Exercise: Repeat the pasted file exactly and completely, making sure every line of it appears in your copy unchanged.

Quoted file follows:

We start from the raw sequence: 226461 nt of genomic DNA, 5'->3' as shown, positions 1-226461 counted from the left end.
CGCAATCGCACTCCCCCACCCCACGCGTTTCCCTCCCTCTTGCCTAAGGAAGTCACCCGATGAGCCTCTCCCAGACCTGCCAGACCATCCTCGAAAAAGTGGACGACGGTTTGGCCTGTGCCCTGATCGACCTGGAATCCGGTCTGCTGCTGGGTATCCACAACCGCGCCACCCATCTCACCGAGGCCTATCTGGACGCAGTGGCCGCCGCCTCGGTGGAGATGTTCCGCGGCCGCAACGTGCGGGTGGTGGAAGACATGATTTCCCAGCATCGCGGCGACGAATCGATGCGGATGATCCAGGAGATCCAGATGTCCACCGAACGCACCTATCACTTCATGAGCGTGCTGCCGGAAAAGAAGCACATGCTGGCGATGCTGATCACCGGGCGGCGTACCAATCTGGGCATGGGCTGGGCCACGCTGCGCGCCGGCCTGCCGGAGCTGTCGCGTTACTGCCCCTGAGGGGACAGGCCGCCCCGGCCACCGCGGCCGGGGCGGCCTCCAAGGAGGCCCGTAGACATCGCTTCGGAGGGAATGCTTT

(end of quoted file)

We start from the raw sequence: 226461 nt of genomic DNA, 5'->3' as shown, positions 1-226461 counted from the left end.
CGCAATCGCACTCCCCCACCCCACGCGTTTCCCTCCCTCTTGCCTAAGGAAGTCACCCGATGAGCCTCTCCCAGACCTGCCAGACCATCCTCGAAAAAGTGGACGACGGTTTGGCCTGTGCCCTGATCGACCTGGAATCCGGTCTGCTGCTGGGTATCCACAACCGCGCCACCCATCTCACCGAGGCCTATCTGGACGCAGTGGCCGCCGCCTCGGTGGAGATGTTCCGCGGCCGCAACGTGCGGGTGGTGGAAGACATGATTTCCCAGCATCGCGGCGACGAATCGATGCGGATGATCCAGGAGATCCAGATGTCCACCGAACGCACCTATCACTTCATGAGCGTGCTGCCGGAAAAGAAGCACATGCTGGCGATGCTGATCACCGGGCGGCGTACCAATCTGGGCATGGGCTGGGCCACGCTGCGCGCCGGCCTGCCGGAGCTGTCGCGTTACTGCCCCTGAGGGGACAGGCCGCCCCGGCCACCGCGGCCGGGGCGGCCTCCAAGGAGGCCCGTAGACATCGCTTCGGAGGGAATGCTTT